Memes or graphics?

My first-year introduction to the EU class continues to test my creativity.

Last week’s lecture didn’t see a pick-up in attendance – but also didn’t drop further – so I’m working through my plans to entice students in by the quality of what happens in the classroom.

As I discussed before, I’m trying to make more of the flipped format by getting students to create collaborative work on the go, as I discussed in my post.

The first attempt went alright, but pointed up some issues:

Firstly, it’s important to be very clear about what you want students to do. I under-specified a bit with my first title, and got more of a range of responses than I’d thought I would, but also a fair few that missed what I was looking for. So that’s on me, to think more carefully about how a title might be read by students.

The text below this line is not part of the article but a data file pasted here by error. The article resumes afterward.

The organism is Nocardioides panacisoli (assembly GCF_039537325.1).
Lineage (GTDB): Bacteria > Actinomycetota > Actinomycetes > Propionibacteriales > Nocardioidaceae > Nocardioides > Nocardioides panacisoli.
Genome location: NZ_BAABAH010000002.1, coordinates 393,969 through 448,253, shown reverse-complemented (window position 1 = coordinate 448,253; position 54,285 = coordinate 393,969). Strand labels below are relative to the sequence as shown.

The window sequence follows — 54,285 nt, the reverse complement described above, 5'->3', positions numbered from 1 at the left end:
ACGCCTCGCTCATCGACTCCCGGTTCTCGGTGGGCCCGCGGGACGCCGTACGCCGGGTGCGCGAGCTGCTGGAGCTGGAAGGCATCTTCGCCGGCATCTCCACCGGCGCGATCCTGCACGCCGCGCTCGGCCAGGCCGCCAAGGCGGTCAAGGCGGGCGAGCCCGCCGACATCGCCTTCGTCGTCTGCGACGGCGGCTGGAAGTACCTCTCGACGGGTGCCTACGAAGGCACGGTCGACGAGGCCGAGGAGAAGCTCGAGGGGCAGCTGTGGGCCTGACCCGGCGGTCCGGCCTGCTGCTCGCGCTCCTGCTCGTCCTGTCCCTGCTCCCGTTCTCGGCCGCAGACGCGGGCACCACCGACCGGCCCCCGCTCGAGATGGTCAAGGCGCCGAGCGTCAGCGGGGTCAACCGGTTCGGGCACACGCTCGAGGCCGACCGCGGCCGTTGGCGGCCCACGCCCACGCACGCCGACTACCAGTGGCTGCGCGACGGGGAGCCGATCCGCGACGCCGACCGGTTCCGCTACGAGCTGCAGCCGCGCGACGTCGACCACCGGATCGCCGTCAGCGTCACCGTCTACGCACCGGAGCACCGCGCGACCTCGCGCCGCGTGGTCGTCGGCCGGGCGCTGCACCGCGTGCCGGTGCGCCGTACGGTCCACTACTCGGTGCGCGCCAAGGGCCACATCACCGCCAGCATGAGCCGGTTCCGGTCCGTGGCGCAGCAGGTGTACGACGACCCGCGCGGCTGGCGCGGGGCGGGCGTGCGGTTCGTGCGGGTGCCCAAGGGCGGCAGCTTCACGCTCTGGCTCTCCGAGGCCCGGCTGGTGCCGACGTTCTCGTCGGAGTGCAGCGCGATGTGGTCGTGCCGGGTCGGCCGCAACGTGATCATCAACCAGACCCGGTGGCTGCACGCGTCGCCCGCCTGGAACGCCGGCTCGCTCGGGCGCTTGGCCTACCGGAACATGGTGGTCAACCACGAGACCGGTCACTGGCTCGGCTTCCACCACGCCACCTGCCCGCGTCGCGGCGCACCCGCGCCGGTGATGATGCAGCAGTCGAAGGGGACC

Secondly, Google Docs might be simple to set up, but they’re not great for graphic content: Students ended up uploading photos and JPGs into the document which is OK, but not super easy. My hunt for a better option continues.

Thirdly, I’d asked for a graphic representation of the factors important in explaining European integration. I got some of those, but I also got a bunch of memes (all very negatively EU, but that’s another post) too.

I did ask at the end whether they’d rather meme than create graphics: they said yes.

I’m torn on this one, since memes might well be more engaging (see my former colleague Jack’s work on this), but I’m not sure I can see how it’ll allow them to pull together the various elements that I would like them to cover.

But let’s see. Maybe I try it one week and see if it produces useful outputs. If you’ve experience of this, I’d love to hear it.

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